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e-Polymers 2007, no. 012 http://www.e-polymers.org ISSN 1618-7229 Polyaniline-modified Montmorillonite Nanocomposite as an Actuator Masumeh Golmohammadi,1 Mehrdad Kokabi,1 * Ali Akbar Entezami2 1 Polymer Engineering Group, Faculty of Engineering, Tarbiat Modares University, P.O. Box: 14115-143, Tehran, I. R. Iran. *E-mail address: mehrir@modares.ac.ir. Tel: +98-21-8801-1001. Fax: +98-21-8800-6544 2 Polymer Group, Chemistry Department, Tabriz University, P.O. Box: 5166616471, Tabriz, I. R. Iran. (Received: 3 November, 2006; published: 26

1 e-Polymers 2011, no. 073 http://www.e-polymers.org ISSN 1618-7229 Use of crystal violet to prepare SBR-montmorillonite clay nanocomposites Sugata Chakraborty,1* Saptrashi Kar,1 Saikat Dasgupta,1 Rabindra Mukhopadhyay1 Samar Bandyopadhyay2 1*Hari Shankar Singhania Elastomer and Tyre Research Institute (HASETRI). Jaykaygram, P.O. Tyre Factory, Rajsamand – 313 342, Rajasthan, India; Tel/fax: +91 2952 232019; e.mail: saugata@ktp.jkmail.com 2R&D Centre, J.K. Tyre, Jaykaygram, P.O. Tyre Factory, Rajsamand, Rajasthan, India (Received: 30

American Mineralogist, Volume 95, pages 98–103, 2010 0003-004X/10/0001–098$05.00/DOI: 10.2138/am.2010.3238 98 Texture analysis of a turbostratically disordered Ca-montmorillonite Luca Lutterotti,1 Marco VoLtoLini,2 Hans-rudoLf Wenk,2,* kausHik BandyopadHyay,3 and tiziana Vanorio3 1Department Materials Engineering and Industrial Technologies, University of Trento, 38123 Trento, Italy 2Department Earth and Planetary Science, University of California, Berkeley, California 94720, U.S.A. 3Department of Geophysics, Stanford University, Stanford, California

[1] Alexandre, M., & Dubois, P. (2000). Polymer-layered silicate nanocomposites: preparation, properties and uses of a new class of materials. Materials Science & Engineering, R28, 1–63. DOI: 10.1016/S0927-796X(00)00012-7. http://dx.doi.org/10.1016/S0927-796X(00)00012-7 [2] Arroyo, M., López-Manchado, M. A., & Herrero, B. (2003). Organo-montmorillonite as substitute of carbon black in natural rubber compounds. Polymer, 44, 2447–2453. DOI: 10.1016/S0032-3861(03)00090-9. http://dx.doi.org/10.1016/S0032-3861(03)00090-9 [3] Bokobza, L., & Chauvin, J.-P. (2005

Radiochim. Acta 94, 619–625 (2006) / DOI 10.1524/ract.2006.94.9.619 © by Oldenbourg Wissenschaftsverlag, München Modelling sorption data for the actinides Am(III), Np(V) and Pa(V) on montmorillonite By M. H. Bradbury∗ and B. Baeyens Paul Scherrer Institut, Laboratory for Waste Management, 5232 Villigen PSI, Switzerland (Received September 23, 2005; accepted in revised form March 26, 2006) Actinide sorption / Montmorillonite / Sorption modelling Summary. The retention characteristics of the bentonite near-field engineered barrier proposed in most of the concepts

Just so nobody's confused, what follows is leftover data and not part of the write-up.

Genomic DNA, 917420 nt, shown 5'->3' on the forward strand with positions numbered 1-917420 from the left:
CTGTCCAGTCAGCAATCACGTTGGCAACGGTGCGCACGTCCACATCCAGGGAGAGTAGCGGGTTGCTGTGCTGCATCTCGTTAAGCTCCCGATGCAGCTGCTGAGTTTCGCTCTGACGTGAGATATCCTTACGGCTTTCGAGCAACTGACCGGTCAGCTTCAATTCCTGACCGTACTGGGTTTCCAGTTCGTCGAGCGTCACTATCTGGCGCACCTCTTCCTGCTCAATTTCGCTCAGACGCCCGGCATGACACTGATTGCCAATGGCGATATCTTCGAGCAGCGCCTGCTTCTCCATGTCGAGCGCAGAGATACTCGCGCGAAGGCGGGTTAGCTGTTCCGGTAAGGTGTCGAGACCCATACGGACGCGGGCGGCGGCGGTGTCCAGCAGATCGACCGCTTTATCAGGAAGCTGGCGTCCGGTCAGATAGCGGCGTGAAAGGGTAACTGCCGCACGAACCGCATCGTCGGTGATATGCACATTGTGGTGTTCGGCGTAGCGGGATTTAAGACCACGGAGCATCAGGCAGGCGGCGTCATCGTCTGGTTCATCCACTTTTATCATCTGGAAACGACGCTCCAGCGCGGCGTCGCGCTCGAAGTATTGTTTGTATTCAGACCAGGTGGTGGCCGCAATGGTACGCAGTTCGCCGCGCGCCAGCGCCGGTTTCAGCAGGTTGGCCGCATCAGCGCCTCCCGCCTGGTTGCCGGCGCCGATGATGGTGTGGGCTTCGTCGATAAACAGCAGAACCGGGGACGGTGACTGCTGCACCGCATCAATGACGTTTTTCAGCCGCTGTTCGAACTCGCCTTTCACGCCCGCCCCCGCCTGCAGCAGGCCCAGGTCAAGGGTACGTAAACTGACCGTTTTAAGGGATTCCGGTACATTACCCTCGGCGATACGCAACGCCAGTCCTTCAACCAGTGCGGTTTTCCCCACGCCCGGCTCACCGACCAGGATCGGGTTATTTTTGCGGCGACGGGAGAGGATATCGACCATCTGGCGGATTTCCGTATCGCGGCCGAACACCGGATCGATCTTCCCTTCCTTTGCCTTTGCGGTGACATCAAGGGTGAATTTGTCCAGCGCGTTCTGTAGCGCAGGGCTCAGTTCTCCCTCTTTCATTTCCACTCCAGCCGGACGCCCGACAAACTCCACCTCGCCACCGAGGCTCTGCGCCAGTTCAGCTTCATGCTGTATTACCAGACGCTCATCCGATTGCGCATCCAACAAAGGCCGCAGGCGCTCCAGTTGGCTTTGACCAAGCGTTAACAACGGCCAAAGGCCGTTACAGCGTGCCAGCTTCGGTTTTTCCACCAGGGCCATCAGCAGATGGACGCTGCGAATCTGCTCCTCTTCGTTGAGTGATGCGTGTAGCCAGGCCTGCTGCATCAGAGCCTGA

(styrene-co-divinylbenzene)/organic montmorillonite (OMMT) nanocomposites were prepared by suspension polymerization. OMMT was prepared by ion exchange method between sodium montmorillonite (SMMT) and cetyltrimethyl ammonium bromide (CTAB) in an aqueous solution. The character and structure of OMMT was revealed by XRD and FT-IR. The microstructure of polymer/OMMT nanocomposites was characterized by XRD, TEM and SEM. The thermal stability of polymer/OMMT nanocomposites was studied by TG and DTG. Also the effect of the amount of OMMT and divinylbenzene (DVB) on the thermal stability of polymer

American Mineralogist, Volume 95, pages 1493–1499, 2010 0003-004X/10/0010–1493$05.00/DOI: 10.2138/am.2010.3541 1493 Evolution of the interlayer space of hydrated montmorillonite as a function of temperature Y. Zheng, A. ZAoui,* And i. ShAhrour Université Lille Nord de France, LGCgE, Lille1, Polytech’Lille, Cité Scientifique, Avenue Paul Langevin, 59655, Villeneuve D’Ascq Cedex, France AbStrAct The evolution of the interlayer space of different hydrated, Wyoming-type montmorillonite under the influence of temperature was investigated by means of Monte Carlo

Radiochim. Acta 98, 711–718 (2010) / DOI 10.1524/ract.2010.1772 © by Oldenbourg Wissenschaftsverlag, München Diffusion and sorption of neptunium(V) in compacted montmorillonite: effects of carbonate and salinity By Y. Tachi1,∗, T. Nakazawa2, M. Ochs3, K. Yotsuji1, T. Suyama1, Y. Seida1, N. Yamada2 and M. Yui1 1 Geological Isolation Research and Development Directorate, Japan Atomic Energy Agency, 4-33 Muramatsu, Tokai, Ibaraki, 319-1194, Japan 2 Mitsubishi Materials Corporation, 1002-14 Mukouyama, Naka, Ibaraki, 311-0102, Japan 3 BMG Engineering Ltd, Ifangstrasse

American Mineralogist, Volume 96, pages 768–780, 2011 0003-004X/11/0506–768$05.00/DOI: 10.2138/am.2011.3694 768 Effect of lactate, glycine, and citrate on the kinetics of montmorillonite dissolution M. ElEna RaMos,1,* ChiaRa CappElli,1 MaRisa Rozalén,1 savERio FioRE,2 and F. JaviER huERtas1 1Instituto Andaluz de Ciencias de la Tierra, CSIC-Universidad de Granada, Avda Fuentenueva s/n, 18002 Granada, Spain 2IMAA–CNR, L.da S. Loja, 85000 Tito Scalo (PZ), Italy abstRaCt The montmorillonite dissolution in saline solutions that mimic synthetic lung fluids (SLF

1 Introduction As a natural nanomineral, montmorillonite (MMT) is cheap and easily accessible. Its crystal structure is a 2:1-type layered silicate formed by an aluminum (or magnesium) octahedral layer inserted into two silicon oxygen tetrahedron layers. MMT has shown good expansion, dispersion, and absorption properties, and also can be made into mud, activated, organized, and modified easily. Moreover, the application fields of MMT have broadened greatly since the emergence of organic MMT (OMMT). Now, MMT and OMMT have been used in medicine and health, food